Alain Vigneault didn’t ask Henrik Lundqvist if he wanted to go back in for the third period. The Rangers coach had already made the decision to pull his star goalie less than halfway through Game 5 of the Eastern Conference Final, after Montreal had taken a 4-1 lead and the Bell Centre had entered full-on madhouse mode.
Backup Cam Talbot was the one between the pipes as New York stormed back to tie it, and he stayed between the pipes for the rest of the game, a 7-4 Canadiens victory. Talbot surrendered one goal in the second, after New York had leveled the score, then one more in the third. The Habs scored their seventh into an empty net.
“I pulled [Lundqvist] because I thought at that time we needed a little momentum shift, and I thought it might catch everybody’s attention,” Vigneault said. “It did for a while. Obviously, it didn’t work out.”
It was the second time in these playoffs that Lundqvist had been pulled after allowing four goals prior to the second intermission. He got the hook in Game 6 of the Rangers’ first-round series versus Philadelphia, before responding with a solid performance in Game 7, a 2-1 New York victory.
Vigneault expects another solid bounce-back Thursday at Madison Square Garden, this time with a chance to advance to the Stanley Cup Final.
“He’s a veteran player,” the coach said today. “One of the best in his area, and I’m sure he’s going to be focused and ready for the next game.”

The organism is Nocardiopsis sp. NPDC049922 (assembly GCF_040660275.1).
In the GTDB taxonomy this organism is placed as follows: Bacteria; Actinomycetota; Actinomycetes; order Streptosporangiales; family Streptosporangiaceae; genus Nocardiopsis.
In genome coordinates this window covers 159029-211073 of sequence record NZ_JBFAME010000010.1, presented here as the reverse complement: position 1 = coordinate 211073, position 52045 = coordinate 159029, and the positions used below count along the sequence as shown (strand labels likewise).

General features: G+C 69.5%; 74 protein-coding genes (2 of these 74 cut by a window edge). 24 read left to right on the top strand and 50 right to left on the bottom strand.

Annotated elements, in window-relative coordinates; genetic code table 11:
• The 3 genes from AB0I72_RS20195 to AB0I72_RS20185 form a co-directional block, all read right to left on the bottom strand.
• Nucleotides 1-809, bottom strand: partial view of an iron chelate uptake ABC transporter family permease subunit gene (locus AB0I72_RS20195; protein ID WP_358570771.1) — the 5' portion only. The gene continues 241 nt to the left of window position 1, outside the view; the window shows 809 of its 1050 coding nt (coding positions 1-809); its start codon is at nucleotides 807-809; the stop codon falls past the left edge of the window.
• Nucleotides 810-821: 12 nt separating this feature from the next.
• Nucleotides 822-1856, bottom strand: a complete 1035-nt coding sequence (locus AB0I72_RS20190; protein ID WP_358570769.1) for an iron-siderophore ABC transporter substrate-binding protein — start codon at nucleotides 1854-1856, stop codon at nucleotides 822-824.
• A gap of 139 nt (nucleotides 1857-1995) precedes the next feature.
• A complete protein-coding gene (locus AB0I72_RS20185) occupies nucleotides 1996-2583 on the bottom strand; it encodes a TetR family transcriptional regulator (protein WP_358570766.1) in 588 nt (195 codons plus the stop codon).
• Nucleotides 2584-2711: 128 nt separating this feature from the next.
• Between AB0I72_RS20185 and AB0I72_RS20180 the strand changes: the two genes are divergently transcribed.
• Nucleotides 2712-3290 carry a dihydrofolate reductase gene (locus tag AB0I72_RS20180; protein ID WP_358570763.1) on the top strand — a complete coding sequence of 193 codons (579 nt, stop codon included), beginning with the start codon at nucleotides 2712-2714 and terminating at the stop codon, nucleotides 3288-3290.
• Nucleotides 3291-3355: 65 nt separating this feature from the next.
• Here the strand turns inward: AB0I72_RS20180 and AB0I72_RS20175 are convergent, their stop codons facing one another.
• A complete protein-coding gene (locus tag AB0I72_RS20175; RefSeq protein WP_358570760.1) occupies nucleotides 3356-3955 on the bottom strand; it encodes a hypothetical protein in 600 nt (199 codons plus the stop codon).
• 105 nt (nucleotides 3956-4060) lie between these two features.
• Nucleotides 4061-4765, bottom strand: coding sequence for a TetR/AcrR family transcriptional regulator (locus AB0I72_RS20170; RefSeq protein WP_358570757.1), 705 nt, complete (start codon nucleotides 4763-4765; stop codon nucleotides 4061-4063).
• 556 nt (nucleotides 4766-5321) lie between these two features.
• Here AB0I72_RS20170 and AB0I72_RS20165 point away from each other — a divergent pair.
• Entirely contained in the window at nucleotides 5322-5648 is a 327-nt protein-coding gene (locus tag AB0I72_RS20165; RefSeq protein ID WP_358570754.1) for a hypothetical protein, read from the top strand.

Vigneault, you may recall, was criticized when he was coaching Vancouver for failing to pull Roberto Luongo during rough playoff outings. Like in Game 3 of the 2011 Stanley Cup Final, when Luongo allowed all eight goals in an 8-1 loss to the Bruins in Boston.
“[Luongo] said, ‘Don’t even think about taking me out,’ so that’s what I did,” Vigneault said after that game, leaving many to wonder why the coach had left the decision up to the player. It was 4-0 after 15:47 of the second period. Why not pull him then, before things got really out of hand? Which they most certainly did. Much to the delight of the Boston fans.
The very next game, Vigneault did pull Luongo, early in the third after he’d allowed four goals on just 20 shots, perhaps still shaken from his previous outing.
But it was the eight-goal meltdown that people still remember to this day. And don’t forget, all the blame Luongo received after the Canucks blew a 2-0 lead and lost to the Bruins was a factor in his much-publicized request to be traded.
Three years later, is it possible Vigneault has learned from his experience in Vancouver? That he’s realized people have a way of forgetting when goalies get pulled after allowing four goals? That it’s the big-time meltdowns — when six, seven or eight get past a guy — that everyone remembers, and can have franchise-altering consequences?
Only the coach has the power to nip those meltdowns in the bud.
“We didn’t give [Lundqvist] too much help,” said Rangers defenseman Dan Girardi, “and obviously A.V. felt that was the right move just to get him out of the game.”
And get re-focused for the next one.